We know patients are searching for quality medical solutions for weight loss, and that patients really trust their medical providers. We are in an era where practices are increasingly strained in terms of revenue, and treating obesity can offer a great opportunity for medical providers to reach out to their own patients to help them lose weight and augment their practice; it can be a wonderful marriage between providers and patients.

We also see there is increasing reimbursement for obesity care, which didn’t exist before.

Lastly, there are many good options for weight management treatment, which include medications, surgery options, and medical diets.

Speaking about the business of obesity, you are the course director of the 2015 Obesity Treatment and Prevention conference, which will be held in Baltimore July 23-25. For those providers who are not currently treating obesity, but may be interested in doing so, do you recommend they attend a conference like this one?
I think this conference is ideal, because we give them an understanding of what is needed to begin a weight loss business. It also allows them to network with people who are practicing clinical weight management and can give them some insights into the business. The conference is less theoretical and more practical in terms of how to run an obesity practice.

How is this conference different from others?
This conference offers something for medical providers at every level. For those providers who are curious about offering weight management, they can come away with practical solutions to getting going; it is germane for those providers who are newer to the obesity business and have a small weight loss business already and want to learn how to grow their businesses; and it’s also for experienced providers who have been treating obesity for years, because this conference offers networking opportunities and discussions of new weight loss techniques.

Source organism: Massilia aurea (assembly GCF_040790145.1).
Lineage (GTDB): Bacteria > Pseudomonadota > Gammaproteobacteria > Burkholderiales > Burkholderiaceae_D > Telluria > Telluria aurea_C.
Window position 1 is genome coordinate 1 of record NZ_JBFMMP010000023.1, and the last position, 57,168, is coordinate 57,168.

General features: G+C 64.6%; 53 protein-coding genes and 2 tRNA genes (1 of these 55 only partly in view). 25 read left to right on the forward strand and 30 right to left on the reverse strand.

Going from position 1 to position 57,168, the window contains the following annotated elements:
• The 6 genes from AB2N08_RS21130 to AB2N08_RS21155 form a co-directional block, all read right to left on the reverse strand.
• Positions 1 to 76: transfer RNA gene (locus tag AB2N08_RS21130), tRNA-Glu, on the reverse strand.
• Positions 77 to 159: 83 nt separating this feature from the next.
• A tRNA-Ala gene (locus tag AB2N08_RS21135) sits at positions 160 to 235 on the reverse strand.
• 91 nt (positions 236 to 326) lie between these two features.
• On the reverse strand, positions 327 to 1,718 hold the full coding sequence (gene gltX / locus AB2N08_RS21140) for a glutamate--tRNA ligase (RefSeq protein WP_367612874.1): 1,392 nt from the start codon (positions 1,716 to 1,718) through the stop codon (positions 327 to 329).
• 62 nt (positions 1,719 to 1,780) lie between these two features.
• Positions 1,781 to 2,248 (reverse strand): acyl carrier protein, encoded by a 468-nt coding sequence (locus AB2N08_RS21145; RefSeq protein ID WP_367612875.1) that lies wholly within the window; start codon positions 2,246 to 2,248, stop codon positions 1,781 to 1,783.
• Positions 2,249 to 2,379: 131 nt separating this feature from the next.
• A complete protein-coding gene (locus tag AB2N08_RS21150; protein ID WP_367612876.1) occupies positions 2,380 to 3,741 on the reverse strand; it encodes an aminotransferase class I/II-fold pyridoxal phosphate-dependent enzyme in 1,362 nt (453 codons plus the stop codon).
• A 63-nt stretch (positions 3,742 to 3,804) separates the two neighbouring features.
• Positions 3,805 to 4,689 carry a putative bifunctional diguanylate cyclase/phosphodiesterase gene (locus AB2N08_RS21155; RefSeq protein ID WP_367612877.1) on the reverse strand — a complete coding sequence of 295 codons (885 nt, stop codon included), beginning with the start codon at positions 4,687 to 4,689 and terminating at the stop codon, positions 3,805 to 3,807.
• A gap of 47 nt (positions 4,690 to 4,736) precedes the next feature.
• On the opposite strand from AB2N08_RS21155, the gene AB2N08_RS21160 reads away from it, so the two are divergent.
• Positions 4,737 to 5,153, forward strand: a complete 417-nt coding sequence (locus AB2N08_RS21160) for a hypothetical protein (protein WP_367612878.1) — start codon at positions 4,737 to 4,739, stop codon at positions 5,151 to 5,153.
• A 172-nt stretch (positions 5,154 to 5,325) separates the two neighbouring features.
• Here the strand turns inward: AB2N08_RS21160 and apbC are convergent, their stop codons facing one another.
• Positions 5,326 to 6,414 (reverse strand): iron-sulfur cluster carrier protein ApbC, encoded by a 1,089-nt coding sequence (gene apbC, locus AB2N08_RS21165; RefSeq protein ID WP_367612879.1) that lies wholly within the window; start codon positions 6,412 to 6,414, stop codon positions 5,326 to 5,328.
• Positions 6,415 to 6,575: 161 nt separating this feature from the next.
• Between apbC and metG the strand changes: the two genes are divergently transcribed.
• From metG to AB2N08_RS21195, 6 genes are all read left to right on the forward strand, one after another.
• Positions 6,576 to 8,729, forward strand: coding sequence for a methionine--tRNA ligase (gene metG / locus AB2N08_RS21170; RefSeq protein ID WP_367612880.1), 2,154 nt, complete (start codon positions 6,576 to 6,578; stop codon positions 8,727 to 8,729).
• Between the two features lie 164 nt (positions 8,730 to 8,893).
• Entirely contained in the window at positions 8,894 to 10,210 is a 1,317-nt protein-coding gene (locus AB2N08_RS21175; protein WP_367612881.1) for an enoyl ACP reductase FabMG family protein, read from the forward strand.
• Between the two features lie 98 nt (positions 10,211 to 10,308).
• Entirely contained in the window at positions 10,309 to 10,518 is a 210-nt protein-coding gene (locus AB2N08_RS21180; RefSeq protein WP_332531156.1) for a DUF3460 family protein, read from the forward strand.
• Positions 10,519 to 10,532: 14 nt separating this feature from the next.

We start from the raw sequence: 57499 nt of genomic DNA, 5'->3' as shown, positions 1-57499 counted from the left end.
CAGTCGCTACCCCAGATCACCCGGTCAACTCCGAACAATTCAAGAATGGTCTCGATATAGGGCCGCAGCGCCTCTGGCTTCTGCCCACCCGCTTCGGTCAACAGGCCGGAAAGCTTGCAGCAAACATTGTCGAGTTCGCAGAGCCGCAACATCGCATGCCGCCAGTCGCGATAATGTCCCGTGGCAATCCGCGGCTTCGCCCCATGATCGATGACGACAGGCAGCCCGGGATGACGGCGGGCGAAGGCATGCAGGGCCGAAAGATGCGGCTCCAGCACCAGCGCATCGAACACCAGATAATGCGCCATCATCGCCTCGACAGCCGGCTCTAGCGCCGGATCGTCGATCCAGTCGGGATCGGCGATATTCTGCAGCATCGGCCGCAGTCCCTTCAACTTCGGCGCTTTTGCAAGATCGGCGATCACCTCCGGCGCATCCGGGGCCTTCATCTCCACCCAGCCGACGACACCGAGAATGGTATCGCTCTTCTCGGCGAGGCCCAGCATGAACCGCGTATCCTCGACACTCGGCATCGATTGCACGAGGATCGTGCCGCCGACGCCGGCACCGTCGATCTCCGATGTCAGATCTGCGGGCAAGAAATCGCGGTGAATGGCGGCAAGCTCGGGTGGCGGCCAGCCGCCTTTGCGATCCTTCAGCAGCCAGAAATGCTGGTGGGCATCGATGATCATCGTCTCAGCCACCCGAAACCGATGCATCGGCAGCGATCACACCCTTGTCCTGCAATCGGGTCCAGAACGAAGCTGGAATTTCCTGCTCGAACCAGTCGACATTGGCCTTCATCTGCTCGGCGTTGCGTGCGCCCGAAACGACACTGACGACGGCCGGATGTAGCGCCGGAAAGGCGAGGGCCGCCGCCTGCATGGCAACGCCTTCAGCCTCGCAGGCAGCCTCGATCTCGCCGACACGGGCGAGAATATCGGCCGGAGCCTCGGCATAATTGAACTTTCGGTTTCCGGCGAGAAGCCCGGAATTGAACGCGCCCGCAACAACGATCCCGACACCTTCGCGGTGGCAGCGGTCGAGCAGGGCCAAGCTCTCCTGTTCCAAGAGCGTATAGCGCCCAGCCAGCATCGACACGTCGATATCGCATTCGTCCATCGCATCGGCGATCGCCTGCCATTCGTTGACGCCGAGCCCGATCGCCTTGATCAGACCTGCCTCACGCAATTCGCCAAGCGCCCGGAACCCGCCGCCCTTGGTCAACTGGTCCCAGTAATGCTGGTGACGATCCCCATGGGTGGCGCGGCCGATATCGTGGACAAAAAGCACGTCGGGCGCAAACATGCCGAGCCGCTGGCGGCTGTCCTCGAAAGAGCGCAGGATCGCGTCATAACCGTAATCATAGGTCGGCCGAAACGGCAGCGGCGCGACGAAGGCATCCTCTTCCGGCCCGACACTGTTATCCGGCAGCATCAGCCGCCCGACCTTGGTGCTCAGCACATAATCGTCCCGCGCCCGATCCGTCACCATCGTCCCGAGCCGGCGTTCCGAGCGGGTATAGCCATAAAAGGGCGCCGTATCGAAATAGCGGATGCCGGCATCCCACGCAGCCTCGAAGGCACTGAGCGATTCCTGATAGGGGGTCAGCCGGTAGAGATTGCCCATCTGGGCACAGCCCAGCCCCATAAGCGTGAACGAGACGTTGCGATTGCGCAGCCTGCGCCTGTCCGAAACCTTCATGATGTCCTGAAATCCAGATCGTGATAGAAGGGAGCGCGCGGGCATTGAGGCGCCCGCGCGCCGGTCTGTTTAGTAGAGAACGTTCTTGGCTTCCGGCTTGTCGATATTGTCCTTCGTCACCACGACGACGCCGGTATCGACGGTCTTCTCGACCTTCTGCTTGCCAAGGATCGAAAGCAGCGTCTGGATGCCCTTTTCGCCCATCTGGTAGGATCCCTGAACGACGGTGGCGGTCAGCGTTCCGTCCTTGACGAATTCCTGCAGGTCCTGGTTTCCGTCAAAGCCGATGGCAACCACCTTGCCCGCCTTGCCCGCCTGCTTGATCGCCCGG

There is an academic component to the conference, so continuing education is another important aspect to it.

Ultimately, we are looking to attract the interested clinicians who want to develop weight loss modalities as part of their practice and give them the direction they need at whatever stage they are in for their business development.

Registration is now open for the 2015 Obesity Treatment and Prevention conference. To register or find out more information about the conference, click here.

Interview by: John Parkinson, Clinical Content Coordinator, DiabetesCare.net.

Feb
10
2015

The "Hidden Cost" of Obesity

Obesity has turned into a billion dollar pandemic. According to a Cornell University study published in the Journal of Health Economics, the cost for obesity has been as high as $190 billion annually with no decrease in sight. Yet, beyond the obvious costs (medical bills for obesity-related conditions, for one), what about the “hidden costs” of obesity — the money that comes out of the pockets of overweight or obese individuals who might not even be aware of the money pit they’ve fallen into? Here are some examples of some “hidden costs” that can result from obesity:

More Food: It may be a simple concept, but the more you want to eat, the more food you have to buy. Even though the grocery store is where you most likely do most of your food shopping, hidden costs can come from other places — fast food, for example. Although a burger at a fast food joint may seem affordable at just a dollar or two, the amount you spend throughout the year at a drive-thru can add up quick and increase with additional eating occasions.

Bigger Clothes: More times than not, the higher the clothing size, the more expensive the clothes will be. One reason for this is that the cost of clothing rises due to the increased amount of materials needed to make it. In other words, the more the clothes cost to manufacture, the more the consumer ends up paying at the register. 

Transportation: You’d be surprised how weight affects the cost of transportation. Take airplanes for instance. In 2004, a report was published that stated that, due to the increase weight of passengers, airlines used an extra 350 gallons of jet fuel from 1990-2000. The number has since increased. Make no mistake: These additional costs are passed along to the consumer in the price of the plane tickets. And, there’s also the possibility of having to purchase a second ticket for seating depending on the policy of the airline and the passenger’s size and weight.

Work: Obesity is often accompanied by other health issues that need to be tended to and treated by a medical professional. Obesity-related illnesses contribute to absenteeism and reduced productivity, creating increased healthcare costs and negatively affecting a company’s bottom line.